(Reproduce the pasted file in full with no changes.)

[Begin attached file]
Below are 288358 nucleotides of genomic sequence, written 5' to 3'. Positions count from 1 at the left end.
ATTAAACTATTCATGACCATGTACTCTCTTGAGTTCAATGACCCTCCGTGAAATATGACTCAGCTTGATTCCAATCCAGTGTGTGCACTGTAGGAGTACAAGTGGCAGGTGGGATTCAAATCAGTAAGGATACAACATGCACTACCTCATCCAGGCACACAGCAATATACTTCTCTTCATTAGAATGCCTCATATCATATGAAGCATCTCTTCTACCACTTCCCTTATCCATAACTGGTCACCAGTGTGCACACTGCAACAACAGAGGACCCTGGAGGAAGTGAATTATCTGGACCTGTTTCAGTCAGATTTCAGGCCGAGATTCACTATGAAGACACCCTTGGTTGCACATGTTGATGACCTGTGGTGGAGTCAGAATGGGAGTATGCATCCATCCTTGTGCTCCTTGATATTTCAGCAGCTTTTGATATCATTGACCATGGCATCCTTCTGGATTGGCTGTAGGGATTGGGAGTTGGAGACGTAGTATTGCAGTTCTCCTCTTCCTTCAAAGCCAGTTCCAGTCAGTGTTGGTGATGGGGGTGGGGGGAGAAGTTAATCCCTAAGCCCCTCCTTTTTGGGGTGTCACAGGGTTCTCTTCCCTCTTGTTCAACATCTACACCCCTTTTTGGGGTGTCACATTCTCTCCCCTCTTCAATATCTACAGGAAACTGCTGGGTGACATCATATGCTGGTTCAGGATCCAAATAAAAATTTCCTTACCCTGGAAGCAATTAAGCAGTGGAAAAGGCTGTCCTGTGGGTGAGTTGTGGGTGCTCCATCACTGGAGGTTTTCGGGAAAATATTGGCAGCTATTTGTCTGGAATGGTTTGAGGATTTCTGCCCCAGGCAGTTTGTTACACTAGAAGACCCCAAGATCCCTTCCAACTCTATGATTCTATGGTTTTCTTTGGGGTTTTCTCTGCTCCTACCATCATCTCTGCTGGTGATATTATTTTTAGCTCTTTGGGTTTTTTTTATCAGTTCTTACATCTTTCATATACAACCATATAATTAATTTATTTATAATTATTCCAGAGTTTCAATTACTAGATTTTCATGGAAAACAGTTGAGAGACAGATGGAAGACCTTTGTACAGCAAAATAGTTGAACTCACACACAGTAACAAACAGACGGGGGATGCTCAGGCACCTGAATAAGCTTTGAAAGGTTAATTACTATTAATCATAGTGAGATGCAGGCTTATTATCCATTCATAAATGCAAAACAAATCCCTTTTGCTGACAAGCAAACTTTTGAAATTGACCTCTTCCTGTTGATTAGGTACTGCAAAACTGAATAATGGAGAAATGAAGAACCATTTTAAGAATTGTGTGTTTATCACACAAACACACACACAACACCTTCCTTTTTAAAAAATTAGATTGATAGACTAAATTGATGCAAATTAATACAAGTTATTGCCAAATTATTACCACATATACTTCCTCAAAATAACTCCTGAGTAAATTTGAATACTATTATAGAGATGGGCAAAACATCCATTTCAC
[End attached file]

Below are 288358 nucleotides of genomic sequence, written 5' to 3'. Positions count from 1 at the left end.
ATTAAACTATTCATGACCATGTACTCTCTTGAGTTCAATGACCCTCCGTGAAATATGACTCAGCTTGATTCCAATCCAGTGTGTGCACTGTAGGAGTACAAGTGGCAGGTGGGATTCAAATCAGTAAGGATACAACATGCACTACCTCATCCAGGCACACAGCAATATACTTCTCTTCATTAGAATGCCTCATATCATATGAAGCATCTCTTCTACCACTTCCCTTATCCATAACTGGTCACCAGTGTGCACACTGCAACAACAGAGGACCCTGGAGGAAGTGAATTATCTGGACCTGTTTCAGTCAGATTTCAGGCCGAGATTCACTATGAAGACACCCTTGGTTGCACATGTTGATGACCTGTGGTGGAGTCAGAATGGGAGTATGCATCCATCCTTGTGCTCCTTGATATTTCAGCAGCTTTTGATATCATTGACCATGGCATCCTTCTGGATTGGCTGTAGGGATTGGGAGTTGGAGACGTAGTATTGCAGTTCTCCTCTTCCTTCAAAGCCAGTTCCAGTCAGTGTTGGTGATGGGGGTGGGGGGAGAAGTTAATCCCTAAGCCCCTCCTTTTTGGGGTGTCACAGGGTTCTCTTCCCTCTTGTTCAACATCTACACCCCTTTTTGGGGTGTCACATTCTCTCCCCTCTTCAATATCTACAGGAAACTGCTGGGTGACATCATATGCTGGTTCAGGATCCAAATAAAAATTTCCTTACCCTGGAAGCAATTAAGCAGTGGAAAAGGCTGTCCTGTGGGTGAGTTGTGGGTGCTCCATCACTGGAGGTTTTCGGGAAAATATTGGCAGCTATTTGTCTGGAATGGTTTGAGGATTTCTGCCCCAGGCAGTTTGTTACACTAGAAGACCCCAAGATCCCTTCCAACTCTATGATTCTATGGTTTTCTTTGGGGTTTTCTCTGCTCCTACCATCATCTCTGCTGGTGATATTATTTTTAGCTCTTTGGGTTTTTTTTATCAGTTCTTACATCTTTCATATACAACCATATAATTAATTTATTTATAATTATTCCAGAGTTTCAATTACTAGATTTTCATGGAAAACAGTTGAGAGACAGATGGAAGACCTTTGTACAGCAAAATAGTTGAACTCACACACAGTAACAAACAGACGGGGGATGCTCAGGCACCTGAATAAGCTTTGAAAGGTTAATTACTATTAATCATAGTGAGATGCAGGCTTATTATCCATTCATAAATGCAAAACAAATCCCTTTTGCTGACAAGCAAACTTTTGAAATTGACCTCTTCCTGTTGATTAGGTACTGCAAAACTGAATAATGGAGAAATGAAGAACCATTTTAAGAATTGTGTGTTTATCACACAAACACACACACAACACCTTCCTTTTTAAAAAATTAGATTGATAGACTAAATTGATGCAAATTAATACAAGTTATTGCCAAATTATTACCACATATACTTCCTCAAAATAACTCCTGAGTAAATTTGAATACTATTATAGAGATGGGCAAAACATCCATTTCAC